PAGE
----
Current use of carnivore control in the Hart Mountain National Antelope Refuge

As hopeful as these changes are, we may still see the use of lethal control for carnivores including mountain lions. One example of lethal control of mountain lions has been in the Hart Mountain National Antelope Refuge (NAR) in Oregon because of a decline in the bighorn sheep population.   

Bighorn sheep were extirpated in Oregon, but the Hart Mountain population was established through conservation translocations of 20 sheep in 1954. The herd was incredibly successful, and even became a source population for other efforts to establish bighorn sheep herds in Oregon. In 2017, the population reached 150 individuals before it began declining, with no sign of disease. In 2020 the population was down to 48 individuals.

Researchers assessed that habitat was a likely cause, but current rates of mortality and decline were imperiling the population. Most of this mortality came from mountain lion predation. Typically, ungulates are resilient to predation, but small populations, those lacking in quality habitat, or those experiencing types of human disturbance can become more vulnerable to any form of mortality, including predation.   

To help the bighorn sheep population, habitat restoration efforts and the lethal control of mountain lions began on the refuge in 2022 according to USFWS’s approved management plan. It is unclear if lethal control of mountain lions will continue in the Hart Mountain NAR, given the policy updates. We expect that it likely will.   

The need for nonlethal carnivore control strategies in endangered species protection

Wildlife translocations and lethal predator control are management interventions that have been used on behalf of bighorn sheep for decades; however, nonlethal approaches have not been. Nonlethal approaches to prevent predation are specific to predator species, prey species, and existing habitat. Due to most prey populations’ resilience to predation from native carnivores, there has been little occasion to explore nonlethal methods to prevent predation on bighorn sheep.   

In cases where immediate interventions are required, managers rely on the most supported and easiest to implement solution. From this standpoint, lethal removal of mountain lions is the favored solution as it is supported by current evidence specifically for struggling bighorn sheep populations. However, this also will not allow for the advancement of nonlethal methods for protecting vulnerable bighorn sheep populations from mortality.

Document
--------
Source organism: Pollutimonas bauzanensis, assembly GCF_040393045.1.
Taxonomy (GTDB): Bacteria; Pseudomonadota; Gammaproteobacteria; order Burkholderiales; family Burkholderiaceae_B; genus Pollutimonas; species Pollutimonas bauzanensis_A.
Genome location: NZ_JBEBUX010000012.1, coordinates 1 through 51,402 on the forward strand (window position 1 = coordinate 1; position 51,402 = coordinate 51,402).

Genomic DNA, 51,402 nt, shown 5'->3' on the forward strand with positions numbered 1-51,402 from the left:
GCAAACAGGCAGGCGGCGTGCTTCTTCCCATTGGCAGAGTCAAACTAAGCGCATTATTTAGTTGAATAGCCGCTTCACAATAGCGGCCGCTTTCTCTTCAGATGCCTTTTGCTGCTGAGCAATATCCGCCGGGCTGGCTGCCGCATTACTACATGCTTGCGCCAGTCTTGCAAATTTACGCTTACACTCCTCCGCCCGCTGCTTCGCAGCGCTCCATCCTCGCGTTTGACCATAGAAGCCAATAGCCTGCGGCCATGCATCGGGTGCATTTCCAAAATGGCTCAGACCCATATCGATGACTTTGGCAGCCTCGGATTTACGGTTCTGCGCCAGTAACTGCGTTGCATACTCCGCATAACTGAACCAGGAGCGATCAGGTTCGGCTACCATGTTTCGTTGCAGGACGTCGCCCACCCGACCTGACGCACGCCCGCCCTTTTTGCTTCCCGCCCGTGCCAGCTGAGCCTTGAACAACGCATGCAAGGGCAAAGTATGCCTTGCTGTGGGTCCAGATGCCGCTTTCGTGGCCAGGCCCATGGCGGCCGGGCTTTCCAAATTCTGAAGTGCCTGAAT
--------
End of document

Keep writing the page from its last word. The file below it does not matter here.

Under the proposed policy updates, it is likely that nonlethal methods simply won’t be used or tested because they aren’t well explored yet and thus aren’t supported by enough data. The Mountain Lion Foundation has recommended that the USFWS amend the language to require that when lethal control is used, nonlethal methods must be utilized and tested at the same time. If the USFWS accepts these changes, it could help expand the use of nonlethal strategies and our knowledge base for achieving conservation objectives without killing native carnivores.   

Additionally, lethal control of carnivores may become too much of a threat to endangered carnivores. The mountain lion is currently under review for state endangered species status in California, and conservation is best served with approaches that do not rely on choosing which endangered species to kill.  

A mountain lion sniffs the ground.
A CA mountain lion emerges on the trail. Image courtesy of Colin Eckert.

Submit your comments

The Mountain Lion Foundation applauds the policy updates proposed by USFWS for the National Wildlife Refuge Service as an important step in safeguarding the Refuge system. There are further steps that could be taken, specifically regarding their language on carnivore control, but we encourage the public to support the most recent proposal.

USFWS has received more than 20,000 comments so far. Submit your comments on the proposed rule updates here through March 5.